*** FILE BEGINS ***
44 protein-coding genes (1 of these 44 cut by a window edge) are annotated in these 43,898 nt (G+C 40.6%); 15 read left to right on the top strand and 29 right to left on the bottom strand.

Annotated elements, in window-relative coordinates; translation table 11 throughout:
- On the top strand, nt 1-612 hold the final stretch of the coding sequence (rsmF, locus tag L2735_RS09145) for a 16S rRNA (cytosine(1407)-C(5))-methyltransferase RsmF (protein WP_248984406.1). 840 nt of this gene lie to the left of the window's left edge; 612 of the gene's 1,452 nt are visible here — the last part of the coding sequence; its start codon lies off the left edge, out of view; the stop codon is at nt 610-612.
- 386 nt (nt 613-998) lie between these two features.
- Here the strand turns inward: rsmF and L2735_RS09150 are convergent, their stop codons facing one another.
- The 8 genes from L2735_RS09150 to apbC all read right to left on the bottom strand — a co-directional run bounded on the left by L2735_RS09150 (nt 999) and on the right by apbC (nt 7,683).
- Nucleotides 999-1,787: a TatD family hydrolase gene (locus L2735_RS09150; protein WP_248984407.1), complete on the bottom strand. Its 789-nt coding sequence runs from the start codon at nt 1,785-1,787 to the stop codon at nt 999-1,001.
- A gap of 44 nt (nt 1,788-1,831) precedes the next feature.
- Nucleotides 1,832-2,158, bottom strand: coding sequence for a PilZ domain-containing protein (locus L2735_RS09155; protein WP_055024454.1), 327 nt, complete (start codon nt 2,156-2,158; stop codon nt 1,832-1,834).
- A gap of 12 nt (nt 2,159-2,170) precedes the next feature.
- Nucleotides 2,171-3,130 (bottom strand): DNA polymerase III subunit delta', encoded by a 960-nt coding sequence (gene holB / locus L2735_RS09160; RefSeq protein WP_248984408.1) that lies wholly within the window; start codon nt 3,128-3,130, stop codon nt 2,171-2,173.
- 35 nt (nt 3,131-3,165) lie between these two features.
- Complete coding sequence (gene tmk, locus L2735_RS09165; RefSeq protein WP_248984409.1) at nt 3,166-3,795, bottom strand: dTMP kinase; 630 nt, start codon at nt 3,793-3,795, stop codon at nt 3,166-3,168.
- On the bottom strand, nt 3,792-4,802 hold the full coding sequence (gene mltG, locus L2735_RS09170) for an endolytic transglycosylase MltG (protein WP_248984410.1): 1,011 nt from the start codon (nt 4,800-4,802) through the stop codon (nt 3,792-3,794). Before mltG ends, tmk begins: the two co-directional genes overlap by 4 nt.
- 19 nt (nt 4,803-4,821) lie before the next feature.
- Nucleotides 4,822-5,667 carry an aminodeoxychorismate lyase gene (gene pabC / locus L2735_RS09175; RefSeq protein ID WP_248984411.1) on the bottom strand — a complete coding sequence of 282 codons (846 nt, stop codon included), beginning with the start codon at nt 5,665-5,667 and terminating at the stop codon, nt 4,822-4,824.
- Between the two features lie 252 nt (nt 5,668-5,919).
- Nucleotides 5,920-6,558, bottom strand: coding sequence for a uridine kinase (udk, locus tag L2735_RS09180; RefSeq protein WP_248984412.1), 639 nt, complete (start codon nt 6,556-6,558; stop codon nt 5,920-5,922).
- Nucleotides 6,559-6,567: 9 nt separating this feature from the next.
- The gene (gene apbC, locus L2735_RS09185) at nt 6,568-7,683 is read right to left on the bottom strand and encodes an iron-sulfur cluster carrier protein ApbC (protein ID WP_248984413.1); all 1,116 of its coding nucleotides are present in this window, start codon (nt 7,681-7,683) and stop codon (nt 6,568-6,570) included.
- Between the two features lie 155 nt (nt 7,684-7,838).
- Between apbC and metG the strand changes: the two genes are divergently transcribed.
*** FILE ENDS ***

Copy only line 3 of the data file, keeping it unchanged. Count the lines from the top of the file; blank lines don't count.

- On the top strand, nt 1-612 hold the final stretch of the coding sequence (rsmF, locus tag L2735_RS09145) for a 16S rRNA (cytosine(1407)-C(5))-methyltransferase RsmF (protein WP_248984406.1). 840 nt of this gene lie to the left of the window's left edge; 612 of the gene's 1,452 nt are visible here — the last part of the coding sequence; its start codon lies off the left edge, out of view; the stop codon is at nt 610-612.